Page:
Roger Shuy
Academic Experience - Forensic Books
The Language of Fraud Cases Roger W. Shuy
The Language of Fraud Cases, 2016, Oxford University Press
In The Language of Fraud Cases, Roger Shuy follows the now well-established format of his previous volumes on language and law. He discusses here eight cases that he himself has consulted on, and that illustrate how linguistics can help to solve the various problems that arise in trying to define fraudulent language in the context of law. He examines speech events, schemas, agendas, speech acts, conversational strategies, as well as smaller language units such as sentences, phrases, words, and sounds, and discusses how these can play a major role in deciding fraud cases. The cases chosen for this volume hinge on recorded language evidence, making them particularly relevant for linguistic analysis, and include cases of government contracts, EPA regulations, foreign corrupt business practices, trade secrets, money laundering, securities trading, art theft, and price fixing. Through his examination of these cases, Shuy demonstrates the significant contribution of linguistic analytical methodology to the understanding of language evidence and its success in revealing willful uses of fraudulent language to achieve financial gain.
The Language of Fraud Cases Roger W. Shuy
Speaking of Language and Law. (co-edited with L. Solan and J. Ainsworth), 2015, Oxford U Press.
In the quarter century that he wrote about issues concerning language and law, Peter Tiermsa (1952 - 2014) made his mark in one important area of inquiry after another.  Trained in both law and linguistics, Tiersma was uniquely perceptive in extracting the ways in which the use of language influences legal practice and theory.  His work has been enormously influential in areas ranging from the formation of contracts to the language of criminal justice to the law of defamation. 

This book doubles as a tribute to Tiersma’s great work and as a collection of short, poignant essays by leading scholars from around the world on important questions of language and law.  Reprinted are 17 short excerpts from Tiersma’s writings accompanied by 32 commentaries produced for this volume.  These commentaries use Tiersma’s work as a springboard to engage with the significant issues that Tiersma himself raised during his career. 

Because Tiersma’s work was itself so broad, the contributors to this book range in their expertise and include scholars in law, linguistics, criminology, philosophy, anthropology, psychology, history and medicine.  The book is organized around the major areas that make up Tiersma’s body of writing: legal language and its history, the language of contracts and wills, the meaning of silence in law, consenting, defaming, interpreting laws, language and criminal justice, and the language of jury instructions. The volume not only makes available a broad selection of works by a great scholar, but uses those works as a means of drawing out new ideas and perspective that have germinated from Tiersma’s work.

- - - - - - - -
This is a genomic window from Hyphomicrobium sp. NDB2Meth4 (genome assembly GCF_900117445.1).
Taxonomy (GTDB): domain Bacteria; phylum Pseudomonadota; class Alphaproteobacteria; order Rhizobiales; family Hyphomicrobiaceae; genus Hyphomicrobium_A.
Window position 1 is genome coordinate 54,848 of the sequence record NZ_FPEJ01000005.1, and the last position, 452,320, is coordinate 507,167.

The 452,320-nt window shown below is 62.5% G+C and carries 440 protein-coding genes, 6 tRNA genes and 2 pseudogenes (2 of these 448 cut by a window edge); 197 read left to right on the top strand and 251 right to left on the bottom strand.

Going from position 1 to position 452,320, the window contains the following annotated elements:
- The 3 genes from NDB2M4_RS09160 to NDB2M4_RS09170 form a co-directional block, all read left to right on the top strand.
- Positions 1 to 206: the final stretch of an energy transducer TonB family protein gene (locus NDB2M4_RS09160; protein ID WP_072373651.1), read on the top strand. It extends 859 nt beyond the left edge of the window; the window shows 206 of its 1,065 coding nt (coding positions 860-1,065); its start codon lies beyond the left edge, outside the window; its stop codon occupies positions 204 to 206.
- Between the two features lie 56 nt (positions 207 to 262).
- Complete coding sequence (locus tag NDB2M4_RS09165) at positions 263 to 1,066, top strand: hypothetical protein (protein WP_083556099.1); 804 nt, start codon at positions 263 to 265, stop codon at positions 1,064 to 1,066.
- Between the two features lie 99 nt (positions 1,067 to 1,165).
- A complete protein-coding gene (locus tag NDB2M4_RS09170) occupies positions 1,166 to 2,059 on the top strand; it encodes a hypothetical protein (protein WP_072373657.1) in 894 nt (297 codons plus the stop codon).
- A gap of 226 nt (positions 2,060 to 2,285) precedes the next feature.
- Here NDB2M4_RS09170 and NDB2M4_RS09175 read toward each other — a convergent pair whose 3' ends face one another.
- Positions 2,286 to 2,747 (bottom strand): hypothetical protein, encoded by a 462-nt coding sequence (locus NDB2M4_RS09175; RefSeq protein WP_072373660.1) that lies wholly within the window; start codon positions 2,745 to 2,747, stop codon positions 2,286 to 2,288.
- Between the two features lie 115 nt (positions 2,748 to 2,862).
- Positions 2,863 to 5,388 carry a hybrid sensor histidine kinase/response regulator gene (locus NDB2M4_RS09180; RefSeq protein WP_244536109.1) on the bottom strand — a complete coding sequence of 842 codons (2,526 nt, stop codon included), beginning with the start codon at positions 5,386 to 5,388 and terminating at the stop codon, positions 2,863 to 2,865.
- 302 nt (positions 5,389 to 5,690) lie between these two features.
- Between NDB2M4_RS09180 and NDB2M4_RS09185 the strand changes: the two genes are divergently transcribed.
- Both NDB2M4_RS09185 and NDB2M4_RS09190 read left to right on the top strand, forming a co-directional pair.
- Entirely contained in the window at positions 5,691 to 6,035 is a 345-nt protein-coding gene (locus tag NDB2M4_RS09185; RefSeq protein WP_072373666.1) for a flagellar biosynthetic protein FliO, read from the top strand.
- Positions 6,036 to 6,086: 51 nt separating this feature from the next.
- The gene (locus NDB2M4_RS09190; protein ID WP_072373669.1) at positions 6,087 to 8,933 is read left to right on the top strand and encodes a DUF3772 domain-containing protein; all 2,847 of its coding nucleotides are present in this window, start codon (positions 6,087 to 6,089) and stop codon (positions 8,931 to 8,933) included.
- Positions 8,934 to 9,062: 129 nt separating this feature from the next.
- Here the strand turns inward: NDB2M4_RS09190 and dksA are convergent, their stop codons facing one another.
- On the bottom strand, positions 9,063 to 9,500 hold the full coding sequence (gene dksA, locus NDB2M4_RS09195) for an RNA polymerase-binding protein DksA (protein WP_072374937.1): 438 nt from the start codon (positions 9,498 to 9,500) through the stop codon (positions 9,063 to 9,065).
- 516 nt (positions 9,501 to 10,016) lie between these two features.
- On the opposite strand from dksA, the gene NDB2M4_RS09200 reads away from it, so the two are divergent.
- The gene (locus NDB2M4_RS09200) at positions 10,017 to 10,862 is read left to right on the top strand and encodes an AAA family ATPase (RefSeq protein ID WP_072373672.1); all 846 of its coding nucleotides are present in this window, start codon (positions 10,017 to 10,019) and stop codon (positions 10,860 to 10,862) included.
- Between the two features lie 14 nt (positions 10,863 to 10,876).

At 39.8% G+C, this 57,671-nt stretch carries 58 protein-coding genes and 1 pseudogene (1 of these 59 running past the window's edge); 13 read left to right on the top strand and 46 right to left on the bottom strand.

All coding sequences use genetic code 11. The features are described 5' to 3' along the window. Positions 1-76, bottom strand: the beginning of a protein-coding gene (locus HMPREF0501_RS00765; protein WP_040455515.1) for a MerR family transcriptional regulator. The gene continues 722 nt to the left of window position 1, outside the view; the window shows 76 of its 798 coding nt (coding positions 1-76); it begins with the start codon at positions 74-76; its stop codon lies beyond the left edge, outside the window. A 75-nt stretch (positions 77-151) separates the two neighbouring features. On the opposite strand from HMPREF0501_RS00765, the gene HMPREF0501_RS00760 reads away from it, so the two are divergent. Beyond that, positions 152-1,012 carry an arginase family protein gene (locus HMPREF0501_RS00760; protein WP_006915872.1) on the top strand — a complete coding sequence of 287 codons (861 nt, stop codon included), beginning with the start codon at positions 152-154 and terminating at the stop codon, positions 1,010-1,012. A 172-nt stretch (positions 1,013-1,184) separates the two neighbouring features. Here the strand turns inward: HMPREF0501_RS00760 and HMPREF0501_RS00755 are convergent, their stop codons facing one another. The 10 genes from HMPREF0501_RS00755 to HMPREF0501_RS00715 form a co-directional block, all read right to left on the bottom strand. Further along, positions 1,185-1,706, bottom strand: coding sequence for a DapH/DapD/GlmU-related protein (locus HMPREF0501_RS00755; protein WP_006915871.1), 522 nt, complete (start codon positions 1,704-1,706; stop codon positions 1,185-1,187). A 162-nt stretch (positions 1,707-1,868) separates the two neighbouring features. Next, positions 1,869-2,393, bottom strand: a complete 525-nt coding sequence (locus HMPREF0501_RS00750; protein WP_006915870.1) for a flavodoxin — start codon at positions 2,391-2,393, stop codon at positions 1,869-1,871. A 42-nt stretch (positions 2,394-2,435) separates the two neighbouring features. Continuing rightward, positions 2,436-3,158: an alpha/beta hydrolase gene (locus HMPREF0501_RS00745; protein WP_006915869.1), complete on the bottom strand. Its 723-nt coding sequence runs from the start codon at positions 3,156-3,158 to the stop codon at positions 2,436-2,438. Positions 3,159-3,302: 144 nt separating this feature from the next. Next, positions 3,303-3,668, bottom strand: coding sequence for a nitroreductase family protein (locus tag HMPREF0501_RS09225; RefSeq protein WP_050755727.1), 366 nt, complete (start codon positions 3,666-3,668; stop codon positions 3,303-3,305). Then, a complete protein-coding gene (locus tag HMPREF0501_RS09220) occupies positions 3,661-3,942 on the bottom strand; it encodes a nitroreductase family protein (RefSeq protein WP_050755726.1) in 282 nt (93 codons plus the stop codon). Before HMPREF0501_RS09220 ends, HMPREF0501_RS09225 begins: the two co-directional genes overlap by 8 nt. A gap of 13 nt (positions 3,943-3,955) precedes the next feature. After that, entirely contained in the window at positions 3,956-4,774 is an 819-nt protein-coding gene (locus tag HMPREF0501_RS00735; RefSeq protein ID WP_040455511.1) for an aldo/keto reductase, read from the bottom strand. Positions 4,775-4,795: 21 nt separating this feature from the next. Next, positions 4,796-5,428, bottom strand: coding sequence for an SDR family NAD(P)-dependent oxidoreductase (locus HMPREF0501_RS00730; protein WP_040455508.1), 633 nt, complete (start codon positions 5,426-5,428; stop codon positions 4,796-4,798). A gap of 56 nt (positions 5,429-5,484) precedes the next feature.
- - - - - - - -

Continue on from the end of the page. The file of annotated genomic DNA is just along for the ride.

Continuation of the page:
The Language of Murder Cases Roger W. Shuy
The Language of Murder Cases, 2014, Oxford University Press
The Language of Murder Cases describes fifteen court cases for which Roger W. Shuy served as an expert language witness. Investigations and trials in murder cases are guided by the important legal terms describing the mental states of defendants: intentionality, predisposition, and voluntariness. Unfortunately, statutes and dictionaries can provide only loose definitions, largely because mental states are virtually impossible to define. The meaning of these terms, therefore, must be adduced either by inferences and assumptions, or by any available language evidence—often the best window into a speaker’s mind. Fortunately, this window of evidence exists primarily in electronically recorded undercover conversations, police interviews, and legal hearings and trials, all of which are subject to linguistic analysis before and during trial.

In this book, Shuy explains how vague legal terminology can be clarified by analysis of the language used by suspects, defendants, law enforcement officers, and attorneys. He examines speech events, schemas, agendas, speech acts, conversational strategies, as well as smaller language units such as syntax, lexicon, and phonology, and discusses how these can play a major role in deciding murder cases. In his analysis, Shuy draws on his personal experience testifying at fifteen fascinating murder cases, focusing on the role that language played in each. He concludes with a summary of how his analyses were regarded by the juries as they struggled with the equally vague concept of reasonable doubt.
The Language of Bribery Cases

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Roger W. Shuy
The Language of Bribery Cases, 2013, Oxford University Press
In The Language of Bribery Cases, Roger W. Shuy analyzes the role that language plays in twelve bribery cases for which he served as an expert witness or consultant. He explains the issues at stake in each case for the benefit of both lawyers and linguists. The cases include charges of bribery or alleged bribery of United States senators, congressmen, judges, businessmen, and brother commissioners, pointing out that the analytical tools he used are available to both the defense and the prosecution as they argue their case, although it is rare that prosecutors call for help from linguists. These analytical procedures include grammatical referencing, speech acts, discourse structure, framing, the use of conveyed meaning, and clues to intentionality.
The Language of Sexual Misconduct Cases

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Roger W. Shuy
The Language of Sexual Misconduct Cases, 2012, Oxford University Press